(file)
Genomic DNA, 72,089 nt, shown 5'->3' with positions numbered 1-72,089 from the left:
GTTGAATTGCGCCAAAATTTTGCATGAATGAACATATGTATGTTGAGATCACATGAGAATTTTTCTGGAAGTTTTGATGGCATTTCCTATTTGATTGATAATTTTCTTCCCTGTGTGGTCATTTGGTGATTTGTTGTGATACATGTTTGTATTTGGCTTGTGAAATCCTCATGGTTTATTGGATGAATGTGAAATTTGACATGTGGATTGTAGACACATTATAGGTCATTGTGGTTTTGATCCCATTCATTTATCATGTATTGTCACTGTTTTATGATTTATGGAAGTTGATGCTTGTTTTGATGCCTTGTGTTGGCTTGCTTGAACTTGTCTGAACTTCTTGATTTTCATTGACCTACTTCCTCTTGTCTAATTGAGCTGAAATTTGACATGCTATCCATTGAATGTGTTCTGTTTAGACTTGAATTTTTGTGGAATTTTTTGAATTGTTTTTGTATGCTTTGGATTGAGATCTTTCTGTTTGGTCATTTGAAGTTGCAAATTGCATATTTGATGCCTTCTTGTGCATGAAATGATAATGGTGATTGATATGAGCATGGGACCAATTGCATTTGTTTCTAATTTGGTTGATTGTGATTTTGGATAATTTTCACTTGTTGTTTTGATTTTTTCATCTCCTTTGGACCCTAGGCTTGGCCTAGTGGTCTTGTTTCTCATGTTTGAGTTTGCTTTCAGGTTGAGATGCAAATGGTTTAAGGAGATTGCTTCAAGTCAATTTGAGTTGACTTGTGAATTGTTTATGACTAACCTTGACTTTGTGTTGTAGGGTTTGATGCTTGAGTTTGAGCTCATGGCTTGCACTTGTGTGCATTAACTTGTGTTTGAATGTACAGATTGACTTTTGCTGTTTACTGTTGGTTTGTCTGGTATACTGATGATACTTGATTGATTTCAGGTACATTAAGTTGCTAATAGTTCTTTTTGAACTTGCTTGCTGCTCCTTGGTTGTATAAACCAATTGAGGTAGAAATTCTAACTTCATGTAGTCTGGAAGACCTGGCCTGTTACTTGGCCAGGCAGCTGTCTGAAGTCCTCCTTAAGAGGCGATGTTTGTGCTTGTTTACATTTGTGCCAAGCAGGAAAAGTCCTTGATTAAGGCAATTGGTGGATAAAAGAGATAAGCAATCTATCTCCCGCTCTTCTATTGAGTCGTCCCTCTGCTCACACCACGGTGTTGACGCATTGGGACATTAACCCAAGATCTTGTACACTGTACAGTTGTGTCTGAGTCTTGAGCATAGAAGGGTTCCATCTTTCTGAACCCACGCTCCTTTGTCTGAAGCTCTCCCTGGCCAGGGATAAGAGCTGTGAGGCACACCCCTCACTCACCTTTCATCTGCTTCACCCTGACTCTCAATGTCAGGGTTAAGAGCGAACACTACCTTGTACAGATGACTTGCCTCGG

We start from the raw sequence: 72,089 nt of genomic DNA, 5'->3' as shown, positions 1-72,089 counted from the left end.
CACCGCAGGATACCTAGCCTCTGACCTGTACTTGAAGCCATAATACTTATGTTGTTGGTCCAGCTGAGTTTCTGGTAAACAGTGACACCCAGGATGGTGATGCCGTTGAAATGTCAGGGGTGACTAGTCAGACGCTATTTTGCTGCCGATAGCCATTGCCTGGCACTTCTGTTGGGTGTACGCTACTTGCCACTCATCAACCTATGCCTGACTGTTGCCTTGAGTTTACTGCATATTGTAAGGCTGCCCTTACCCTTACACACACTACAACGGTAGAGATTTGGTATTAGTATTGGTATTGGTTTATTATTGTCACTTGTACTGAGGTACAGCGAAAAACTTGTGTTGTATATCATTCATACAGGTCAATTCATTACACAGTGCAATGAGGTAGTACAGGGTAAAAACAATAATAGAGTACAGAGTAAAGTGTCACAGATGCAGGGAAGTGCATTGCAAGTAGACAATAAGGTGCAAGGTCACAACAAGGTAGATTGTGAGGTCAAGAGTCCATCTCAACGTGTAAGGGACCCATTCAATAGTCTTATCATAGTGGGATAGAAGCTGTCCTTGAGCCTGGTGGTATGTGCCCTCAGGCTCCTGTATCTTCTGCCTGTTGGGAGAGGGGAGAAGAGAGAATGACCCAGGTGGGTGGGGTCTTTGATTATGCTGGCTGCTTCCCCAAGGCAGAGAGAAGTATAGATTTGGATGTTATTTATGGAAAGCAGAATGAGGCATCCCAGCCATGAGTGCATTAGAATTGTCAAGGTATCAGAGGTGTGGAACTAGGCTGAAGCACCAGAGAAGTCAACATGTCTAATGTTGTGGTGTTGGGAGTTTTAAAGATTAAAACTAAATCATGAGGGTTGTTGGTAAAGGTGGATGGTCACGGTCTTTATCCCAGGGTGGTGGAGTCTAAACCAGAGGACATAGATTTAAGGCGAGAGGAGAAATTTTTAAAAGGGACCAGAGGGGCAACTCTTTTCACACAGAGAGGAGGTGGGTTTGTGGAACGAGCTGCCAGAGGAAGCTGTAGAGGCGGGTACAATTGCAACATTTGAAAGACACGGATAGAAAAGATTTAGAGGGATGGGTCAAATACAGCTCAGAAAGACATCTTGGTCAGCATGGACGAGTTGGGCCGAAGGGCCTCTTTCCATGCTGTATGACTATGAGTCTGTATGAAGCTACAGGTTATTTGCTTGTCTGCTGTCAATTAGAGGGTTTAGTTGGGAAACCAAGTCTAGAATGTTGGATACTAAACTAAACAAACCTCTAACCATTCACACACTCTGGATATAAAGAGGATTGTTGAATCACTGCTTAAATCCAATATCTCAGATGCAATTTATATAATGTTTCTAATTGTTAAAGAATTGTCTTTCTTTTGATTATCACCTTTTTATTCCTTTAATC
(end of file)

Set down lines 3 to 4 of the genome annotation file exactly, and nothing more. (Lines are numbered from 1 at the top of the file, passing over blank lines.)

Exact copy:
We start from the raw sequence: 72,089 nt of genomic DNA, 5'->3' as shown, positions 1-72,089 counted from the left end.
CACCGCAGGATACCTAGCCTCTGACCTGTACTTGAAGCCATAATACTTATGTTGTTGGTCCAGCTGAGTTTCTGGTAAACAGTGACACCCAGGATGGTGATGCCGTTGAAATGTCAGGGGTGACTAGTCAGACGCTATTTTGCTGCCGATAGCCATTGCCTGGCACTTCTGTTGGGTGTACGCTACTTGCCACTCATCAACCTATGCCTGACTGTTGCCTTGAGTTTACTGCATATTGTAAGGCTGCCCTTACCCTTACACACACTACAACGGTAGAGATTTGGTATTAGTATTGGTATTGGTTTATTATTGTCACTTGTACTGAGGTACAGCGAAAAACTTGTGTTGTATATCATTCATACAGGTCAATTCATTACACAGTGCAATGAGGTAGTACAGGGTAAAAACAATAATAGAGTACAGAGTAAAGTGTCACAGATGCAGGGAAGTGCATTGCAAGTAGACAATAAGGTGCAAGGTCACAACAAGGTAGATTGTGAGGTCAAGAGTCCATCTCAACGTGTAAGGGACCCATTCAATAGTCTTATCATAGTGGGATAGAAGCTGTCCTTGAGCCTGGTGGTATGTGCCCTCAGGCTCCTGTATCTTCTGCCTGTTGGGAGAGGGGAGAAGAGAGAATGACCCAGGTGGGTGGGGTCTTTGATTATGCTGGCTGCTTCCCCAAGGCAGAGAGAAGTATAGATTTGGATGTTATTTATGGAAAGCAGAATGAGGCATCCCAGCCATGAGTGCATTAGAATTGTCAAGGTATCAGAGGTGTGGAACTAGGCTGAAGCACCAGAGAAGTCAACATGTCTAATGTTGTGGTGTTGGGAGTTTTAAAGATTAAAACTAAATCATGAGGGTTGTTGGTAAAGGTGGATGGTCACGGTCTTTATCCCAGGGTGGTGGAGTCTAAACCAGAGGACATAGATTTAAGGCGAGAGGAGAAATTTTTAAAAGGGACCAGAGGGGCAACTCTTTTCACACAGAGAGGAGGTGGGTTTGTGGAACGAGCTGCCAGAGGAAGCTGTAGAGGCGGGTACAATTGCAACATTTGAAAGACACGGATAGAAAAGATTTAGAGGGATGGGTCAAATACAGCTCAGAAAGACATCTTGGTCAGCATGGACGAGTTGGGCCGAAGGGCCTCTTTCCATGCTGTATGACTATGAGTCTGTATGAAGCTACAGGTTATTTGCTTGTCTGCTGTCAATTAGAGGGTTTAGTTGGGAAACCAAGTCTAGAATGTTGGATACTAAACTAAACAAACCTCTAACCATTCACACACTCTGGATATAAAGAGGATTGTTGAATCACTGCTTAAATCCAATATCTCAGATGCAATTTATATAATGTTTCTAATTGTTAAAGAATTGTCTTTCTTTTGATTATCACCTTTTTATTCCTTTAATC